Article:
|15th Sunday After Pentecost, Year A, Proper 21||September 25, 2011||Proper 21, Year A||Ezekiel 18:1-4, 25-32; Psalm 25:1-8; Philippians 2:1-13; Matthew 21:23-32|
|13th Sunday After Pentecost, Year A, Proper 19||September 11, 2011||Sermon, Proper 19, Year A||Matthew 18:21-35; Romans 14:1-12|
|12th Sunday after Pentecost, Year A, Proper 18||September 4, 2011||Sermon, Proper 18, Year A||Romans 13:8-14; Matthew 18:15-20|
|10th Sunday After Pentecost – “But who do you say that I am?”||August 21, 2011||Proper 16, Year A||Isaiah 51:1-6; Romans 12:1-8; Matthew 16:13-20|
|9th Sunday after Pentecost Year A – Canaanite Woman||August 14, 2011||Sermon, Proper 15, Year A||Matthew 15: (10-20), 21-28|
|8th Sunday after Pentecost, Year A – Peter Gets Out of the Boat||August 7, 2011||Proper 14, Year A||Matthew 14:22-33|
|Seventh Sunday after Pentecost – Feeding of the 5000||July 31, 2011||Proper 13, Year A||Matthew 14:13-21|
|Third Sunday after Pentecost||July 3, 2011||Third Sunday after Pentecost, Proper 9, Year A||Zechariah 9:9-12; Matthew 11:16-19, 25-30|
|Second Sunday after Pentecost, Year A, Proper 8||June 26, 2011||Second Sunday after Pentecost||Romans 6:12-23; Psalm 89: 1-4, 15-18|
|First Sunday after Pentecost, Trinity Sunday||June 19, 2011||First Sunday after Pentecost, Year A||Genesis 1:1-2:4a, 2 Corinthians 13:11-13; Matthew 28:16-20|
|The Day of Pentecost||June 12, 2011||Day of Pentecost||Acts 2:1-21; 1 Corinthians 12:3b-13; John 20:19-23|
|7th Sunday of Easter -Ascension||June 5, 2011||Seventh Sunday of Easter, Year A||Acts 1:6-14; I Peter 4:12-14, 5:6-11; John 17:1-11|
|Sixth Sunday After Easter||May 29, 2011||Sixth Sunday after Easter, Year A||Acts 17:22-31; 1 Peter 3:13-22; John 14: 15-21|
|Fifth Week in Easter||May 22, 2011||5th Sunday in Easter||Acts 7:55-60; Psalm 31:1-5, 15-16; I Peter 2:2-10; John 14:1-14|
|Fourth Sunday in Easter||May 15, 2011||Fourth Sunday in Easter, Year A||John 10:1-10|
God Longs for Wholeness
Sermon Date:September 12, 2010
Scripture: Luke 15:1-10
Liturgy Calendar: Proper 19—Year C
Last week, we heard that Jesus talks to his followers about the need to pick up their crosses and to carry those crosses if they wish to be his disciples.
In the reading from Luke today that we’ve just heard, Jesus continues teaching the crowd about discipleship.
We can imagine ourselves in this scene. We are the people in this crowd listening to Jesus –and this is a divided crowd—divided because some of us in the crowd are scribes and Pharisees, and some of us are sinners and tax collectors,
Divided because we’re pointing our fingers at one another.
That’s the big issue in this passage—division. How are we, as disciples of Jesus, supposed to handle divisions?
This is a question of utmost importance, because part of being human beings is finding ourselves constantly divided from one another, whether we like it or not, in both big and little ways.
And right now we are living in times in which divisions among us have the potential to destroy the human race, and certainly have the potential to irrevocably divide our country. The horrors of 9-11 are still fresh in our minds. Some of us have children and grandchildren and friends who have fought or who are fighting in Afghanistan and Iraq. We listen to the news, the endless acrimonious debates over the burning of the Koran, and the building of a mosque near Ground Zero, the divisions that have brought our religious and political differences to center stage.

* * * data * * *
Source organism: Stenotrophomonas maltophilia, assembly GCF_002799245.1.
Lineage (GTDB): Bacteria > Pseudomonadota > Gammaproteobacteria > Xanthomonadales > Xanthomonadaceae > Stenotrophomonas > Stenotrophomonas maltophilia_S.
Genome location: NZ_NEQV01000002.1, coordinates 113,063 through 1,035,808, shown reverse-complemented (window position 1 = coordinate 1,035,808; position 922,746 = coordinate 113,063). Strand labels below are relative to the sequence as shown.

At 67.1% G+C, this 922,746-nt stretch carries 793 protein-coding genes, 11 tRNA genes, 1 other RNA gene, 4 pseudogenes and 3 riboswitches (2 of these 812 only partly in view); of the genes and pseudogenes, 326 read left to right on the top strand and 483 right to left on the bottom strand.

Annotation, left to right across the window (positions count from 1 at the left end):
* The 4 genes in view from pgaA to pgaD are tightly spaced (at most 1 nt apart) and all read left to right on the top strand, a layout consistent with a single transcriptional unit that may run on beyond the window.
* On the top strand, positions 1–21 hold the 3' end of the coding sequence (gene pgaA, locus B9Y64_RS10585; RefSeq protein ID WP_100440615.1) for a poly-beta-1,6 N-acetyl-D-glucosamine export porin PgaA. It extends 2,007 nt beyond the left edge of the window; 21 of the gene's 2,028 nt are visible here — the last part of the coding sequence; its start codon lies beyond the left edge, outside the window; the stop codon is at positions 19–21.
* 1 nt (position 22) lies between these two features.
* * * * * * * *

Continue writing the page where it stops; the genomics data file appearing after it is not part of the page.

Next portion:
On a smaller scale, our communities, our churches, our families and even our own lives can be fractured by divisions and disagreements.
So Jesus weighs in on this issue of how we are, as his disciples, to deal with divisions in our lives. Jesus tells three stories, two of which we’ve just heard in the gospel reading today.
The first story is of the shepherd who has one hundred sheep and one gets lost.
The second story is about the woman who has ten silver coins, and she loses one.
And the third story, which we didn’t hear today, but you have probably heard it, is the familiar story of the prodigal son. A son demands his inheritance from his father, and then leaves his family and travels to a distant country. This family is now divided because a member of the family has left and taken part of the family inheritance with him.
All of these stories are about God’s response to division, separation and loss—God longs for wholeness in the face of division, separation and loss.
And all of these stories are about how God wants and expects us, as disciples, to handle divisions.
So today I want to talk about these two things: first, God’s response to division;
and second, how we human beings are to handle divisions.
First, how God longs for wholeness! Let’s go back for a minute to the beginning of the gospel according to Luke. Many of us know the story of Jesus’ birth by heart—
“And there were in the same country shepherds abiding in the field, keeping watch over their flock by night. And lo, the angel of the Lord came upon them, and the glory of the Lord shone round about them, and they were sore afraid. And the angel said unto them, Fear not: for behold, I bring you good tidings of great joy, which shall be to ALL people.
For unto you is born this day in the City of David, a Savior, which is Christ, the Lord.”
These glad tidings of great joy are to be to ALL people.
God is sending a Savior, not just to one group of people but to ALL people.
So right away, we know from Luke that the God who sends this savior to all people longs for the wholeness of humanity.
God sends Jesus into this world to end division, and God also sent Jesus to help us move toward wholeness with one another.
And not only does God long for wholeness, but God will work for wholeness in varied ways.
Like the shepherd, God goes searching for the one sheep who gets lost from the rest of the flock, in spite of the fact that ninety-nine in the flock are safe.
And when God finds the lost one, God picks that lost one up and lays it on his shoulders and rejoices!
So we know that when we get lost, and it is so easy to get lost in our lives—lost to addictions, lost to depression, grief, lost from one another because of what we have or don’t have, or do or don’t do—
that God will come searching for us,
God will search for us just as carefully as the woman searches for her missing coin, because
like coins and other objects, human beings are also easily misplaced.